Guinea Fowl are well known for being poor parents. When the keets hatch, the mother walks away and they are expected to follow, needless to say many donít make it and Guineas often lose up to 75% of their brood this way. Keets are rather soft birds when hatched and will not tolerate damp, if they are on dew- covered grass they can die, so it's important to keep them dry for the first few days.
Once I have found a guinea nest, I collect the eggs every evening and leave 3 or 4 rubber eggs in the nest so that the bird keeps laying there. The collected eggs are kept cool and turned daily. Store the eggs pointed end down and tilt them through 45 degrees from side to side daily, not end to end.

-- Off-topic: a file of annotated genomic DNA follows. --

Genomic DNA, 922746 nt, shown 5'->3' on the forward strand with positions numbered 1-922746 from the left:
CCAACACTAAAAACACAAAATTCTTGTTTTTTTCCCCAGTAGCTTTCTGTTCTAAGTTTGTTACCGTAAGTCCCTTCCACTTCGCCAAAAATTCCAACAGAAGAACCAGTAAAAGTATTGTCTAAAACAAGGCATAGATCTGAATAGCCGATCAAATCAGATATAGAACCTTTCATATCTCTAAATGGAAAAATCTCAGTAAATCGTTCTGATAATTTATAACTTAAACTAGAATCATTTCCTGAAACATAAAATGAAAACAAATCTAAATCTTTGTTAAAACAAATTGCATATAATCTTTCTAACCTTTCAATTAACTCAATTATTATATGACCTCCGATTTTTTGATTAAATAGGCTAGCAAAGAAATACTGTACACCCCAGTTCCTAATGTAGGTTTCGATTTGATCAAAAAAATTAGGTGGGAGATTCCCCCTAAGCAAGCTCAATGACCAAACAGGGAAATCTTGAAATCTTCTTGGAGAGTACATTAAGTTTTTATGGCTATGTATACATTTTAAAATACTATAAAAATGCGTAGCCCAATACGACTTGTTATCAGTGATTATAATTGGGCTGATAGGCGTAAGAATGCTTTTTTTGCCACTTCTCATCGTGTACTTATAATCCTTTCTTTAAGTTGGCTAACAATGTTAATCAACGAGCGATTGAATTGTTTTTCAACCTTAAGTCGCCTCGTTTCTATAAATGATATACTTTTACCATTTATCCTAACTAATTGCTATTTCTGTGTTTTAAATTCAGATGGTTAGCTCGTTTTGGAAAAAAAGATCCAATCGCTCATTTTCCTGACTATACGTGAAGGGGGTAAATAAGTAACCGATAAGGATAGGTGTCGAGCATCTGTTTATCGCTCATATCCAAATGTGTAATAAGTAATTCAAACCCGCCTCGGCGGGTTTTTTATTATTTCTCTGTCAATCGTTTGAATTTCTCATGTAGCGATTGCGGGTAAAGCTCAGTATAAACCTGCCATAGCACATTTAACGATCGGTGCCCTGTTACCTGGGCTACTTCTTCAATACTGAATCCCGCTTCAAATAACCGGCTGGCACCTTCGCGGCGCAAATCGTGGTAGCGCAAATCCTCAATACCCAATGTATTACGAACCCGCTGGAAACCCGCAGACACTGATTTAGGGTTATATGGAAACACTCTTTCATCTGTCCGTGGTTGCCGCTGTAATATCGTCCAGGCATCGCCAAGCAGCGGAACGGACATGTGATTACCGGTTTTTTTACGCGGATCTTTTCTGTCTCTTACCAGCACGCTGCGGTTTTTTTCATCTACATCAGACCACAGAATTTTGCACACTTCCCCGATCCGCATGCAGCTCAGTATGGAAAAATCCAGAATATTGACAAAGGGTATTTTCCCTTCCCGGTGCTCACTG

I have 2 incubators, which I use to hatch all my guineas. I find this method to be much safer and the results have been good. As the incubation time is 28 days I collect eggs for 1 week and set them using half of the incubator, I continue in this way so that the incubators are full all the time & I am hatching each week.